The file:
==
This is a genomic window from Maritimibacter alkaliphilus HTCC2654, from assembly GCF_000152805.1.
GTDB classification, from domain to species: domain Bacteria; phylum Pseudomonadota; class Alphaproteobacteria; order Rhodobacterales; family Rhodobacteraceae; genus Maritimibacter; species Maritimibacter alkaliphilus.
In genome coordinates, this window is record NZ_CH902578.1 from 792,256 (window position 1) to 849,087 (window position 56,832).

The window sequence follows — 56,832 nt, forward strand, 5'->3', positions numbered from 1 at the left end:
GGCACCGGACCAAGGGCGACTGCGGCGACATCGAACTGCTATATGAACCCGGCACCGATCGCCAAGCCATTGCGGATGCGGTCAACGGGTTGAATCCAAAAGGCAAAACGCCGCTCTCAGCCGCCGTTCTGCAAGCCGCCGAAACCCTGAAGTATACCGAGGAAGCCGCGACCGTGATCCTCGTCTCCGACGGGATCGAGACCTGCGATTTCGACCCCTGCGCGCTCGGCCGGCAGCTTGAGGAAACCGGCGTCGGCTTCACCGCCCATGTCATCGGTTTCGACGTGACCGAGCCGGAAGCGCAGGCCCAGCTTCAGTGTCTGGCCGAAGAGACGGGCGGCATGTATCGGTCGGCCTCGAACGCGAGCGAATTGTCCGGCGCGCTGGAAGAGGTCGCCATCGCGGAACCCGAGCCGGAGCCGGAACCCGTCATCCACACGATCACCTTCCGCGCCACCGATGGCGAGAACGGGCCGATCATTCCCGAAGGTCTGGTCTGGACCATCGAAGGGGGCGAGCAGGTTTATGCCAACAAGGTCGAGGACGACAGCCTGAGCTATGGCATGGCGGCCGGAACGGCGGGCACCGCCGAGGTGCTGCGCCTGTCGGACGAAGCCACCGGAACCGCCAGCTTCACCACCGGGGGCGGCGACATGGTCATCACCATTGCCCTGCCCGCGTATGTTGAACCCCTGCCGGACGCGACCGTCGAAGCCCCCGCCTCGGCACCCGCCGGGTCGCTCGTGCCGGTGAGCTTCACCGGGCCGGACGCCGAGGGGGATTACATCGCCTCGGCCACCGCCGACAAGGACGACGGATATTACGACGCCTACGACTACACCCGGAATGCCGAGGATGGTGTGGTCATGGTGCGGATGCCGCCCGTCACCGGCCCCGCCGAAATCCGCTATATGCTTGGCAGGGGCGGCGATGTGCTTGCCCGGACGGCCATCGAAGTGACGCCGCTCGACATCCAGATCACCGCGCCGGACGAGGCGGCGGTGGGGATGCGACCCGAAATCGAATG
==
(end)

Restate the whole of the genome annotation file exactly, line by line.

This is a genomic window from Maritimibacter alkaliphilus HTCC2654, from assembly GCF_000152805.1.
GTDB classification, from domain to species: domain Bacteria; phylum Pseudomonadota; class Alphaproteobacteria; order Rhodobacterales; family Rhodobacteraceae; genus Maritimibacter; species Maritimibacter alkaliphilus.
In genome coordinates, this window is record NZ_CH902578.1 from 792,256 (window position 1) to 849,087 (window position 56,832).

The window sequence follows — 56,832 nt, forward strand, 5'->3', positions numbered from 1 at the left end:
GGCACCGGACCAAGGGCGACTGCGGCGACATCGAACTGCTATATGAACCCGGCACCGATCGCCAAGCCATTGCGGATGCGGTCAACGGGTTGAATCCAAAAGGCAAAACGCCGCTCTCAGCCGCCGTTCTGCAAGCCGCCGAAACCCTGAAGTATACCGAGGAAGCCGCGACCGTGATCCTCGTCTCCGACGGGATCGAGACCTGCGATTTCGACCCCTGCGCGCTCGGCCGGCAGCTTGAGGAAACCGGCGTCGGCTTCACCGCCCATGTCATCGGTTTCGACGTGACCGAGCCGGAAGCGCAGGCCCAGCTTCAGTGTCTGGCCGAAGAGACGGGCGGCATGTATCGGTCGGCCTCGAACGCGAGCGAATTGTCCGGCGCGCTGGAAGAGGTCGCCATCGCGGAACCCGAGCCGGAGCCGGAACCCGTCATCCACACGATCACCTTCCGCGCCACCGATGGCGAGAACGGGCCGATCATTCCCGAAGGTCTGGTCTGGACCATCGAAGGGGGCGAGCAGGTTTATGCCAACAAGGTCGAGGACGACAGCCTGAGCTATGGCATGGCGGCCGGAACGGCGGGCACCGCCGAGGTGCTGCGCCTGTCGGACGAAGCCACCGGAACCGCCAGCTTCACCACCGGGGGCGGCGACATGGTCATCACCATTGCCCTGCCCGCGTATGTTGAACCCCTGCCGGACGCGACCGTCGAAGCCCCCGCCTCGGCACCCGCCGGGTCGCTCGTGCCGGTGAGCTTCACCGGGCCGGACGCCGAGGGGGATTACATCGCCTCGGCCACCGCCGACAAGGACGACGGATATTACGACGCCTACGACTACACCCGGAATGCCGAGGATGGTGTGGTCATGGTGCGGATGCCGCCCGTCACCGGCCCCGCCGAAATCCGCTATATGCTTGGCAGGGGCGGCGATGTGCTTGCCCGGACGGCCATCGAAGTGACGCCGCTCGACATCCAGATCACCGCGCCGGACGAGGCGGCGGTGGGGATGCGACCCGAAATCGAATG